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All In Good Time
UKScreen Rating:

All In Good Time – Review

WHAT’S IT ABOUT?

Young British Asians, Atul (Reece Ritchie) and Vina (Amara Karan), have just tied the knot in a traditional Hindi ceremony in Bolton.
When their honeymoon plans fall through, the young couple have to begin their marriage in Atul’s childhood bedroom at his house.
His mother Lopa (Meera Syal) is supportive and helpful and grows increasingly frustrated that his father Eeshwar (Harish Patel) can’t come to terms with the fact that his little boy has grown up and persists in emasculating him.
Being able to hear his own parents on the other side of the bedroom wall, Atul can’t bring himself to consumate the marriage. But just as Atul’s father stops him feeling like a man, his own behaviour stops Vina feeling like a woman and soon, she can take it no more and goes to her mother for a heart-to-heart.
Once the secret gets out, the local gossips can’t get enough and the tension heaped on the young couple is almost too much to bear.
In working class Bolton, nothing is more important than family; can Lopa reign in the exhuberant Eeshwar, can Eeshwar patch up his damaged relationship with Atul and – most importantly – can Atul patch up his damaged relationship with Vina and kick-start a promising, fairytale marriage that’s on the verge of spluttering to a premature halt, before it’s even had a chance to begin?

WHAT’S IT LIKE?

The film is sweet enough, but it’s small, obvious and lacking in ambition.
A young couple, under pressure to consumate their marriage under the watchful eye of the groom’s busy-body parents is the stuff of 1970s sitcom, not a 21st century feature film.
The most revealing theme in this film seems to be that some young people don’t get on that well with their parents until a crisis in their live brings them together – hardly ground-breaking.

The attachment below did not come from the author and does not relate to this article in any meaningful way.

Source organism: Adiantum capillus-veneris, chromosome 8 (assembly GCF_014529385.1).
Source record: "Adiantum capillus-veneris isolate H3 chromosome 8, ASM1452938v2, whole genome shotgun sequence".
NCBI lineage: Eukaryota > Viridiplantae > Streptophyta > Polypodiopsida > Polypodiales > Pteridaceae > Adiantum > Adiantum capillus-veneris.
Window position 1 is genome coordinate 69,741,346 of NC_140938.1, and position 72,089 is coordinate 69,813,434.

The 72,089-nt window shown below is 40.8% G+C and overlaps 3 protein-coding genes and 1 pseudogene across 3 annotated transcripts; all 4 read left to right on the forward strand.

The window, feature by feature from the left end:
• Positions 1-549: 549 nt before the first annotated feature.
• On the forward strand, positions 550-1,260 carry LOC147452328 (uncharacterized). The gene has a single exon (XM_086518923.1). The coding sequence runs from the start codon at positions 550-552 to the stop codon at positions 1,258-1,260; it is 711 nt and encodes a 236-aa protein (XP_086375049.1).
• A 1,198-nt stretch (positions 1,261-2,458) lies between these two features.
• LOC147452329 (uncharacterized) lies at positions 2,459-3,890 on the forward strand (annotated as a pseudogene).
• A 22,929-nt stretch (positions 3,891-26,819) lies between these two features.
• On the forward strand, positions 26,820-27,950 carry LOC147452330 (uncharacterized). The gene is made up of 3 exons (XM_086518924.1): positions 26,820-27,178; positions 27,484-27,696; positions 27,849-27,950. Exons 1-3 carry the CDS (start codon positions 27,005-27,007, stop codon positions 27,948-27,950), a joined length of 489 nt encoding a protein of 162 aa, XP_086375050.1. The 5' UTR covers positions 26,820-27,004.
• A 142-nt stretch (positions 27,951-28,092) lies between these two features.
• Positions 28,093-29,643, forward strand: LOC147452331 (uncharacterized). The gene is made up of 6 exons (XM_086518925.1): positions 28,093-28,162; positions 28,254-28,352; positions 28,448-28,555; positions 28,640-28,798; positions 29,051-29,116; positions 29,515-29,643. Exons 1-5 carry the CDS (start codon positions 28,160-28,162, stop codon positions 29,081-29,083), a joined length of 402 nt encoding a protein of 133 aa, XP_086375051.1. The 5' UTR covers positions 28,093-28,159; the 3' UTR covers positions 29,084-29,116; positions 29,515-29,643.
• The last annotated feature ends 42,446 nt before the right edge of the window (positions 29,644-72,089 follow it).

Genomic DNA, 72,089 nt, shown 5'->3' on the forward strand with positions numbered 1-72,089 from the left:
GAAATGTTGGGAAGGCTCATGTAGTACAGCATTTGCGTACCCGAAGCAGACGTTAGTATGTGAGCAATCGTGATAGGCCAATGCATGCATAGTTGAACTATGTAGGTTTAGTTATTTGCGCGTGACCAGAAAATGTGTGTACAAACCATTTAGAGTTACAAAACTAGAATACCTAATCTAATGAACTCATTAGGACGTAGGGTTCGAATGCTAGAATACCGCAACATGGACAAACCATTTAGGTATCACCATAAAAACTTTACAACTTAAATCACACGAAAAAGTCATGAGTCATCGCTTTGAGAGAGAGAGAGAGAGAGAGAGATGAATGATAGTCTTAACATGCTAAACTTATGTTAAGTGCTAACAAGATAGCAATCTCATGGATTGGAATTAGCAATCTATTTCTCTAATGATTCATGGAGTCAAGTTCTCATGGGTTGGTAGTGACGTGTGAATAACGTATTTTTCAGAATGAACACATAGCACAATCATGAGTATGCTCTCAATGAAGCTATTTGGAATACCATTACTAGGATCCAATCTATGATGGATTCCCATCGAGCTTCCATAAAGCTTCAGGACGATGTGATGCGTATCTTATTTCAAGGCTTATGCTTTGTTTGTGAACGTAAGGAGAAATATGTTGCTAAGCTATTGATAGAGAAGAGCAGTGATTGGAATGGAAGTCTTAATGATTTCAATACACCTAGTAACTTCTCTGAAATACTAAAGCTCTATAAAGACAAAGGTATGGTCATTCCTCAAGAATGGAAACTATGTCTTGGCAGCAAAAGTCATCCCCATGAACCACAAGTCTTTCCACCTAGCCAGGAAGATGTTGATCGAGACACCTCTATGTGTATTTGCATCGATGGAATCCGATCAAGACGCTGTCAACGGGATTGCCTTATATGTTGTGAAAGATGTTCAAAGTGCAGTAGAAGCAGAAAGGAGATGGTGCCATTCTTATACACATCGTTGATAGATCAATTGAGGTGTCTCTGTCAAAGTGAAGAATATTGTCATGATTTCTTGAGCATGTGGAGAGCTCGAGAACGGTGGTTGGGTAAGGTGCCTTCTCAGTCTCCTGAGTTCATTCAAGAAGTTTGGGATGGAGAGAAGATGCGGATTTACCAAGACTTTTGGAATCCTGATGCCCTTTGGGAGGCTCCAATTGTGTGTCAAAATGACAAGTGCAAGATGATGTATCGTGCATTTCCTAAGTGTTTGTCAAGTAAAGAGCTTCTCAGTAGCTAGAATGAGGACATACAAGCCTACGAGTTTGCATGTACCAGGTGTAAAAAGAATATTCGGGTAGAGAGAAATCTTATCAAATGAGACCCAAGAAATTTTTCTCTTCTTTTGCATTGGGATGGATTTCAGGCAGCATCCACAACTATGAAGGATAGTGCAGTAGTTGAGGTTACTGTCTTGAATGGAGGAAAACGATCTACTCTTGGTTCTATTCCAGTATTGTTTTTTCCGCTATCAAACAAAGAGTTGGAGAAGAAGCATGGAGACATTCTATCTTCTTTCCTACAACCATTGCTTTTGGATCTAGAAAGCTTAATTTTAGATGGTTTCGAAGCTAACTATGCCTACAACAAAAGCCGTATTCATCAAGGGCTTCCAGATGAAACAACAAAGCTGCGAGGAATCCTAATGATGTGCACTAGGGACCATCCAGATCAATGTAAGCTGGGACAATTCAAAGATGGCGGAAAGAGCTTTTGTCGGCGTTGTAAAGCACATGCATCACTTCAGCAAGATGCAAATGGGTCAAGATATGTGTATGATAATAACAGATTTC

All the characters – from the central couple to their parents, friends and nosy neighbours – are stereotypes and their relationships arch.
Based on a play, as it is, one would think the source material should have merit; it must be that this worked better on stage than on film, because taken off the boards – where a sense of hyper-reality prevails – and put onto a screen – where we’re meant to be watching real lives unfold through the window of the camera-lens – the perils are either unengaging or simply don’t ring true.
In order for the plot to fit into place, the protagonists are necessarily rather unappealing; selfish, blinkered or weak – anyone with any get-up-and-go would not find themselves in these situations.
If Atul and Vina love each other as much as we’re told at the outset, it’s simply not believable that they’d suffer the difficulties that they do, despite the pressures they come under; despite their traditional backgrounds, these are present-day youngsters after all. And we just don’t care enough about them to support them through their troubles.
Damning the film with the faint praise Douglas Adams heaped on planet Earth in The Hitch-hikers’ Guide to the Galaxy, it’s “mostly harmless” – but simply doesn’t stand up to any scrutiny.
It’s not without a handful of charming moments – not least a thoroughly predictable meeting of minds between father and son – but a rather peculiar and thoroughly pointless coda seems to leave an astonishingly and unnecessarily bad taste in the mouth.
For the established cast, it’s embarrassing. It won’t help the newcomers launch their careers. And it’s a disappointing fall from grace for Nigel Cole after Made In Dagenham.

Opens 11 May 2012

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